European stocks edged higher in early trading Tuesday amid signs of an economic recovery across the globe, with the retail sector rallying on better-than-expected results.
The Stoxx Europe 600 SXXP, 0.79% rose 0.6%. The U.K. FTSE 100 UKX, 1.18% led the major national indexes with a 0.8% gain, while the pound GBPUSD, 0.30% remained under pressure as the U.K. government pushes through a law backtracking on last year’s European Union withdrawal agreement that it admits would violate international law.
U.K. exporters, which dominate the FTSE 100, benefit when the pound falls.
U.S. stocks ended higher on Monday, boosted by a wave of merger-and-acquisition activity and positive vaccine trial news. The Dow Jones Industrial Average DJIA, 0.62% rose 327 points, and the Nasdaq Composite COMP, 1.34% snapped a two-session losing run.
U.S. stock futures ES00, 0.91% were higher, pointing to an upbeat start on Wall Street ahead of the latest product announcement from technology giant Apple, as the Federal Reserve begins its two-day meeting.
In the world’s second-largest economy, China reported its first rise in retail sales since the pandemic. In the U.K., the unemployment rate edged higher in what one economist said was a labor market in a holding pattern while the country’s job-retention program runs through October.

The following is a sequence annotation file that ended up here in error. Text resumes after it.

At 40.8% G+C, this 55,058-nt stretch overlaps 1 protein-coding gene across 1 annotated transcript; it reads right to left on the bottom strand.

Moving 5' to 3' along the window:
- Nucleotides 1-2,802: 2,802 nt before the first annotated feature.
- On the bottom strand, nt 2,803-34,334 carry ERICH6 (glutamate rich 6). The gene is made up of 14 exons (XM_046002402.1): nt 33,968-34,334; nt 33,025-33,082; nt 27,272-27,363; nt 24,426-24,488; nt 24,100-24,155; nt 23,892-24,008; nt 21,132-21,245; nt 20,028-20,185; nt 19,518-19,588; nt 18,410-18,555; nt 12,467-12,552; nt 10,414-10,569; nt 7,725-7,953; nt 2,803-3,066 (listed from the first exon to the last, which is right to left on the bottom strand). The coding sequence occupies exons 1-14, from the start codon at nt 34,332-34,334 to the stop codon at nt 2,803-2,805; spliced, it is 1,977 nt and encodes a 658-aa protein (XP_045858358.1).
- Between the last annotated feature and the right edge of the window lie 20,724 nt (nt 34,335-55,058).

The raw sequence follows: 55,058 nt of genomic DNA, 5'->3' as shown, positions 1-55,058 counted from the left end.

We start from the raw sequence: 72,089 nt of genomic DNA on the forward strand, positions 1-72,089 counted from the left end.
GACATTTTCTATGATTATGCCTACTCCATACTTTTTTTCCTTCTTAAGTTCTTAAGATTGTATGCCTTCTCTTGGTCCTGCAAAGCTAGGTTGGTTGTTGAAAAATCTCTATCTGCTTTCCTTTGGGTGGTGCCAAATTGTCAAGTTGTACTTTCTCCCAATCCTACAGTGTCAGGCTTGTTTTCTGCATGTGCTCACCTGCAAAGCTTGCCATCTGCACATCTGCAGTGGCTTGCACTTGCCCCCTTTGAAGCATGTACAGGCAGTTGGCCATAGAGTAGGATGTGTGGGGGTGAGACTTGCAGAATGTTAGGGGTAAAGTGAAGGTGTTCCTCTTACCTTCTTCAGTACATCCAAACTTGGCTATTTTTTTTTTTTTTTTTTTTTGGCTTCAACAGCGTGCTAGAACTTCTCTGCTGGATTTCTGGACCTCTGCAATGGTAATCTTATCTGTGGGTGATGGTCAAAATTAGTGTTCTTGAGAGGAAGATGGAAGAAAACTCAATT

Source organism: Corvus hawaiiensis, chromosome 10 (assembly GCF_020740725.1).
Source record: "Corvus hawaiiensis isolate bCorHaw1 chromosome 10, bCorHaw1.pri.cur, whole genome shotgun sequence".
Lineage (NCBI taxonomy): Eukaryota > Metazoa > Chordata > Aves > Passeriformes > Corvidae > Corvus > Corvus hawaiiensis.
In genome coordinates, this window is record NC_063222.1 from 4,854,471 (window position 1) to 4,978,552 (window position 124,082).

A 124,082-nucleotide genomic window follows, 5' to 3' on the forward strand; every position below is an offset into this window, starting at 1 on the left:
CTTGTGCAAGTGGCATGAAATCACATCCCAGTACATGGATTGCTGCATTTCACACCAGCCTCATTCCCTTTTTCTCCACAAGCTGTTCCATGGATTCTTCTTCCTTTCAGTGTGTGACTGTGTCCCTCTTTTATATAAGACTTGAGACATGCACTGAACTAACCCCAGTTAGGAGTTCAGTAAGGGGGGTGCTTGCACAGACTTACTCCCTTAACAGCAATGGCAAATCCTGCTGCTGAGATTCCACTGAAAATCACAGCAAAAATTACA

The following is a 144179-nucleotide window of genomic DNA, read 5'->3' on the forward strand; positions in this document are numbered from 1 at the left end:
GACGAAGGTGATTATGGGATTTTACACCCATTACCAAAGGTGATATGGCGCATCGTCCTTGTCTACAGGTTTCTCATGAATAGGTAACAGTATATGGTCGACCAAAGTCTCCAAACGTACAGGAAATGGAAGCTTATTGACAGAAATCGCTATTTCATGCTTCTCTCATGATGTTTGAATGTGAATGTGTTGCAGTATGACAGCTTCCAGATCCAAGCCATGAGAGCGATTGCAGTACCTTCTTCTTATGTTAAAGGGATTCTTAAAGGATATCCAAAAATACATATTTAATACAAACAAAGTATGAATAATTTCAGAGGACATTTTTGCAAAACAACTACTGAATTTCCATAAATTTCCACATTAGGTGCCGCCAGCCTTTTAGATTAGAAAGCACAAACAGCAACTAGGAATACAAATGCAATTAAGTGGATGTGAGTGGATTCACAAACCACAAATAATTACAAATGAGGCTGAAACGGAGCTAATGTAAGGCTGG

H&M HM.B, 11.49% jumped 13% as the Swedish fashion retailer said its Aug. 31-ending quarter was stronger than expected, helped by well-received collections, more full-price sales and cost control. Rival Inditex ITX, 5.42% added 3%.
Ocado OCDO, 6.79% rose 5% after reporting a 52% revenue boost in the Aug. 31 ending quarter from its joint venture Ocado Retail, helped by a switch in venture partners from Waitrose to Marks & Spencer MKS, 4.58%, which jumped 4%.
Faurecia EO, -6.45% shares slumped after Peugeot UG, 4.11% said it would delay the distribution of its shares in the automobile supplier to Fiat Chrysler FCA, 10.95% FCAU, 9.15% until after the merger has completed. The two auto makers are amending their merger agreement, and Fiat Chrysler shareholders will receive a smaller dividend, as they increased their estimates of synergies.
“Apart from the terms revision, we remain positive [on Fiat Chrysler] as we believe that the merger represents one of the few aggregation stories with a strong industrial value at European level,” said Martino De Ambroggi, an analyst at Equita.
This article was originally posted on MarketWatch.